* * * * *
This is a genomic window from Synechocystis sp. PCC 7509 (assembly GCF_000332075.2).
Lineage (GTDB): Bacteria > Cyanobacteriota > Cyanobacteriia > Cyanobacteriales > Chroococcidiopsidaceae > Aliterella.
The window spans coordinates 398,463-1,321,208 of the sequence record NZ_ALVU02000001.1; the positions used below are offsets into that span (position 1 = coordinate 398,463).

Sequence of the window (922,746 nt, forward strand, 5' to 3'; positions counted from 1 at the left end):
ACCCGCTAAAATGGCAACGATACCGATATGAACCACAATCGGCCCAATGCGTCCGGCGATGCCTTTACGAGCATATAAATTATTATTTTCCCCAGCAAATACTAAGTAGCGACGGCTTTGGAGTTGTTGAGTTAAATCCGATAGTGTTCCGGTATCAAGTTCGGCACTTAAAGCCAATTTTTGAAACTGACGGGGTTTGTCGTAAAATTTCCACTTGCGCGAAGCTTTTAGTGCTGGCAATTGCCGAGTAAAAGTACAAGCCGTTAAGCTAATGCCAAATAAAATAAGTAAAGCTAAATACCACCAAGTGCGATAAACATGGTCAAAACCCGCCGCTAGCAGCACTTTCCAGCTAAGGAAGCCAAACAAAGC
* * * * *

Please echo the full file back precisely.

This is a genomic window from Synechocystis sp. PCC 7509 (assembly GCF_000332075.2).
Lineage (GTDB): Bacteria > Cyanobacteriota > Cyanobacteriia > Cyanobacteriales > Chroococcidiopsidaceae > Aliterella.
The window spans coordinates 398,463-1,321,208 of the sequence record NZ_ALVU02000001.1; the positions used below are offsets into that span (position 1 = coordinate 398,463).

Sequence of the window (922,746 nt, forward strand, 5' to 3'; positions counted from 1 at the left end):
ACCCGCTAAAATGGCAACGATACCGATATGAACCACAATCGGCCCAATGCGTCCGGCGATGCCTTTACGAGCATATAAATTATTATTTTCCCCAGCAAATACTAAGTAGCGACGGCTTTGGAGTTGTTGAGTTAAATCCGATAGTGTTCCGGTATCAAGTTCGGCACTTAAAGCCAATTTTTGAAACTGACGGGGTTTGTCGTAAAATTTCCACTTGCGCGAAGCTTTTAGTGCTGGCAATTGCCGAGTAAAAGTACAAGCCGTTAAGCTAATGCCAAATAAAATAAGTAAAGCTAAATACCACCAAGTGCGATAAACATGGTCAAAACCCGCCGCTAGCAGCACTTTCCAGCTAAGGAAGCCAAACAAAGC